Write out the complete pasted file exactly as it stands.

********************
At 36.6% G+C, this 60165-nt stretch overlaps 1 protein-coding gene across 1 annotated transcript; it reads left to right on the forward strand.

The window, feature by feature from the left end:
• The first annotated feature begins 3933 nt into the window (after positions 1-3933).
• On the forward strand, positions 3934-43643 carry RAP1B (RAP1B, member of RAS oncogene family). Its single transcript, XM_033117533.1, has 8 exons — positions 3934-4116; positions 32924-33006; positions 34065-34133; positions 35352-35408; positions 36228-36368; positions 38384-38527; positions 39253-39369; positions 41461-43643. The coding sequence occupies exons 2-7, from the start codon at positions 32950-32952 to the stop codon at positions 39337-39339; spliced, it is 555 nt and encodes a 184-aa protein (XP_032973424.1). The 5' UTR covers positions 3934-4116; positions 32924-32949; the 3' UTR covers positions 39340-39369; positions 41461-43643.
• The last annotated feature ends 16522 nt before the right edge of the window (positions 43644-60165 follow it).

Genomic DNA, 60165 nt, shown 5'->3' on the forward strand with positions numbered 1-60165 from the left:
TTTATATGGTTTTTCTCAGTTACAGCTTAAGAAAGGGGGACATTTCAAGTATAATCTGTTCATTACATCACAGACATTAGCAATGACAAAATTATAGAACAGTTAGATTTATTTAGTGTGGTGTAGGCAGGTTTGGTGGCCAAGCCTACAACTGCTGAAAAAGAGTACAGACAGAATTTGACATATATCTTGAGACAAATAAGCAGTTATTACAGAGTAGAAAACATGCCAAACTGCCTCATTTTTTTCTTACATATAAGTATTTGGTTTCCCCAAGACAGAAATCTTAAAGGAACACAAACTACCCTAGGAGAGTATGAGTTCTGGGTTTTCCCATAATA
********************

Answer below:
At 36.6% G+C, this 60165-nt stretch overlaps 1 protein-coding gene across 1 annotated transcript; it reads left to right on the forward strand.

The window, feature by feature from the left end:
• The first annotated feature begins 3933 nt into the window (after positions 1-3933).
• On the forward strand, positions 3934-43643 carry RAP1B (RAP1B, member of RAS oncogene family). Its single transcript, XM_033117533.1, has 8 exons — positions 3934-4116; positions 32924-33006; positions 34065-34133; positions 35352-35408; positions 36228-36368; positions 38384-38527; positions 39253-39369; positions 41461-43643. The coding sequence occupies exons 2-7, from the start codon at positions 32950-32952 to the stop codon at positions 39337-39339; spliced, it is 555 nt and encodes a 184-aa protein (XP_032973424.1). The 5' UTR covers positions 3934-4116; positions 32924-32949; the 3' UTR covers positions 39340-39369; positions 41461-43643.
• The last annotated feature ends 16522 nt before the right edge of the window (positions 43644-60165 follow it).

Genomic DNA, 60165 nt, shown 5'->3' on the forward strand with positions numbered 1-60165 from the left:
TTTATATGGTTTTTCTCAGTTACAGCTTAAGAAAGGGGGACATTTCAAGTATAATCTGTTCATTACATCACAGACATTAGCAATGACAAAATTATAGAACAGTTAGATTTATTTAGTGTGGTGTAGGCAGGTTTGGTGGCCAAGCCTACAACTGCTGAAAAAGAGTACAGACAGAATTTGACATATATCTTGAGACAAATAAGCAGTTATTACAGAGTAGAAAACATGCCAAACTGCCTCATTTTTTTCTTACATATAAGTATTTGGTTTCCCCAAGACAGAAATCTTAAAGGAACACAAACTACCCTAGGAGAGTATGAGTTCTGGGTTTTCCCATAATA